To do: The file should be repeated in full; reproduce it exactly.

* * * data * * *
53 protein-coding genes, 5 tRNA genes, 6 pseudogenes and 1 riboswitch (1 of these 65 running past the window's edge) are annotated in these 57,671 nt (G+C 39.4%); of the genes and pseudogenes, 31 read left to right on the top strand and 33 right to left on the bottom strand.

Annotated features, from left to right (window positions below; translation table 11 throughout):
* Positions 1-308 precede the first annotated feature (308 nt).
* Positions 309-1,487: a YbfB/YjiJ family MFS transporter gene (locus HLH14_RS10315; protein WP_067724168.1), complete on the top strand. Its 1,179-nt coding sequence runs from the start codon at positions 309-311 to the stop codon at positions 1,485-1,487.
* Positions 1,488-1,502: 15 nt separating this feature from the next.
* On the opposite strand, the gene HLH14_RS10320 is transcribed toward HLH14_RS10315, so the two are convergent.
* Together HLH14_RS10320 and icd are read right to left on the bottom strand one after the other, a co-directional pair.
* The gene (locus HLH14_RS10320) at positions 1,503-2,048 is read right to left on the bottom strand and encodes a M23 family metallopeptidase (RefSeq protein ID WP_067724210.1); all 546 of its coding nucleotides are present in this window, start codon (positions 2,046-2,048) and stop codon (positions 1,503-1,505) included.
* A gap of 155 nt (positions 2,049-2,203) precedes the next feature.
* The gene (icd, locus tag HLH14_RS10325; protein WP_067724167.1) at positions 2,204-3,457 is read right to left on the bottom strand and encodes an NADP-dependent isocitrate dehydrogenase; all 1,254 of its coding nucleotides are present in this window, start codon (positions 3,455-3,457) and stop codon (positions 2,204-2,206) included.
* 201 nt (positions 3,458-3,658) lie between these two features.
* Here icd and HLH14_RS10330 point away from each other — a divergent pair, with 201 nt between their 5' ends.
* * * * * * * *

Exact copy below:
53 protein-coding genes, 5 tRNA genes, 6 pseudogenes and 1 riboswitch (1 of these 65 running past the window's edge) are annotated in these 57,671 nt (G+C 39.4%); of the genes and pseudogenes, 31 read left to right on the top strand and 33 right to left on the bottom strand.

Annotated features, from left to right (window positions below; translation table 11 throughout):
* Positions 1-308 precede the first annotated feature (308 nt).
* Positions 309-1,487: a YbfB/YjiJ family MFS transporter gene (locus HLH14_RS10315; protein WP_067724168.1), complete on the top strand. Its 1,179-nt coding sequence runs from the start codon at positions 309-311 to the stop codon at positions 1,485-1,487.
* Positions 1,488-1,502: 15 nt separating this feature from the next.
* On the opposite strand, the gene HLH14_RS10320 is transcribed toward HLH14_RS10315, so the two are convergent.
* Together HLH14_RS10320 and icd are read right to left on the bottom strand one after the other, a co-directional pair.
* The gene (locus HLH14_RS10320) at positions 1,503-2,048 is read right to left on the bottom strand and encodes a M23 family metallopeptidase (RefSeq protein ID WP_067724210.1); all 546 of its coding nucleotides are present in this window, start codon (positions 2,046-2,048) and stop codon (positions 1,503-1,505) included.
* A gap of 155 nt (positions 2,049-2,203) precedes the next feature.
* The gene (icd, locus tag HLH14_RS10325; protein WP_067724167.1) at positions 2,204-3,457 is read right to left on the bottom strand and encodes an NADP-dependent isocitrate dehydrogenase; all 1,254 of its coding nucleotides are present in this window, start codon (positions 3,455-3,457) and stop codon (positions 2,204-2,206) included.
* 201 nt (positions 3,458-3,658) lie between these two features.
* Here icd and HLH14_RS10330 point away from each other — a divergent pair, with 201 nt between their 5' ends.